Yet another Conservative defection

This time, it’s Lord Dartmouth who has joined UKIP, their fourth recruit  in recent days (two other ex-Tory peers and one Tory economist being the rest).

All this follows hot on the heels of David Cameron’s party losing two councillors to the independents, costing them control of one more council, and a former councillor to the Lib Dems. Oh, and don’t forget the five other councils they’ve lost in recent weeks.

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  • The Tories seem to be shaking off their ‘nasty’ tag and the right wing loonies appear to be leaving in droves. One problem as Cameron widens the support base is that they are now treading on LibDem ground. When they were right wing anti-imigrant, homophobic xenobhobes we knew where they stood and people knew where we stood. ‘Project’ Cameron has so far demonstrated to the public that he is not going to have his strings pulled by big money backers (hence some defections to UKIP) and he is not going to be blackmailed by the ‘right’ (hence even more defections to UKIP). This is being described in some media cirlces as the tories clause 4 moment or Labour shaking off the loony left and militant. UKIP could be described as the tories Militant tendancy. We may laugh and rub our hands at glee at the tories losing backers and members – but our job will become hardes as the toreis continue to rebrand and the loony right jump ship to UKIP.

  • Don’t be deceived. David Cameron is the most “elitist” Tory leader since Alec Douglas Home. He is an Old Etonian, who believes that the aristocracy is a superior form of creation which has been chosen by God to rule over us. The veneer of modernity and trendiness that has been built around this man is a total sham. To get elected, Cameron has to look presentable to the public. He has to be all things to all men, and needs a buzzy, media friendly image. If, by some terrible misfortune, Cameron does get elected, he will serve the interests of his puppet-masters with utmost servility. With Michael Gove as Foreign Secretary, expect unquestioning British support for war with Iran.

    The Tories should be afraid of UKIP. Firstly, most Tory members – and voters, too – agree with UKIP on most issues. They are anti-Europe, anti-foreigner, favour traditional sexual mores, believe in hierarchy and worship authority. Secondly, UKIP is a respectable party of the far right, which the National Front never was, and the BNP still isn’t. It has a powerful appeal to the disaffected petit bourgeoisie, and could do the Tories serious damage in key marginals.

    If you’re a conservative, you vote for a conservative party.

  • Tony Greaves 21st Jan '07 - 2:41pm

    As noted in the story, Lord Dartmouth is not a member of the House of Lords. The story should therefore be no more than “President of constituency association defects”.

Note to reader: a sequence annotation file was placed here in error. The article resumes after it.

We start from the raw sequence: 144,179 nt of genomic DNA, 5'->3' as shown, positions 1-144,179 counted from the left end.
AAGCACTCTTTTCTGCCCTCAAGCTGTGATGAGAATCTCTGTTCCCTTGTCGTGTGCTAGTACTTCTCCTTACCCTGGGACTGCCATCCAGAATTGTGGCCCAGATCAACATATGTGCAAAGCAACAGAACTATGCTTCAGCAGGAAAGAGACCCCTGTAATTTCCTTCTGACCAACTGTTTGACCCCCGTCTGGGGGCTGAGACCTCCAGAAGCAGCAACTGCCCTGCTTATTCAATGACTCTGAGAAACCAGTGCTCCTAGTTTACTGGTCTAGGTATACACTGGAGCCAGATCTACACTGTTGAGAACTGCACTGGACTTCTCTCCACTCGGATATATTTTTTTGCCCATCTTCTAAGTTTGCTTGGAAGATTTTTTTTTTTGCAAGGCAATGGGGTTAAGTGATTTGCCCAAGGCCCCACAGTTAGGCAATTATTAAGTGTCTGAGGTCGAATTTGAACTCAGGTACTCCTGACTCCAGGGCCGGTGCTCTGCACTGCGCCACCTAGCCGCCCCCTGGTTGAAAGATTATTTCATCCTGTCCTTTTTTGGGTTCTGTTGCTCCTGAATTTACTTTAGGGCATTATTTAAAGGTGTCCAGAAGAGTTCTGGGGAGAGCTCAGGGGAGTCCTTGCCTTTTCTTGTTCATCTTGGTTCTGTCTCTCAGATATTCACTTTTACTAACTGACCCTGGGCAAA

Tony Greaves

  • Jeremy Hargreaves 21st Jan '07 - 7:10pm

    Tories moving to UKIP is good news for Liberal Democrats – especially in a first past the post system. I hope lots of Conservative voters follow those mentioned above.

  • With intelligent leadership UKIP could seriously damage Cameron’s Conservatives, but the problem with most UKIP activists is that they are patent nutters. I tried to encourage the UKIP candidate in one of our marginal council seats to appeal to traditional Tories who felt they were being sidelined by Cameron, but she insisted on starting her leaflet with a direct quote from Cameron’s attack on UKIP as being racist and loony, and the rest of it wasn’t much better. We lost.

  • “Tories moving to UKIP is good news for Liberal Democrats – especially in a first past the post system.”

    Up to a point, it’s suggested that we wouldn’t have won Romsey, Taunton and Eastleigh if there hadn’t been a UKIP candidate. However, if they get some credibility they start to compete with us for the anti-establishment/plague on all your houses vote.

  • Bobaitinba is wrong in most of his characterisation of UKIP, for reasons which should worry the LibDems. We Ukippers aren’t anti-Europe (only anti-EU) or anti-foreigner, we don’t all have traditional views on sexual mores (our gen secretary until a couple of years ago was an ‘out’ lesbian), we don’t believe in hierarchy or worship authority (though the peers who’ve just hopped aboard are of course very welcome). UKIP strongly supports free trade and the liberty of the individual, and opposes ID cards and the Iraq war. In the past we’ve had almost as many recruits from the LibDems as from the Tories, including a number of district councillors. The current wave of defections is all from the Tories, but many core UKIP positions are old-fashioned liberal. So we’re coming for you next!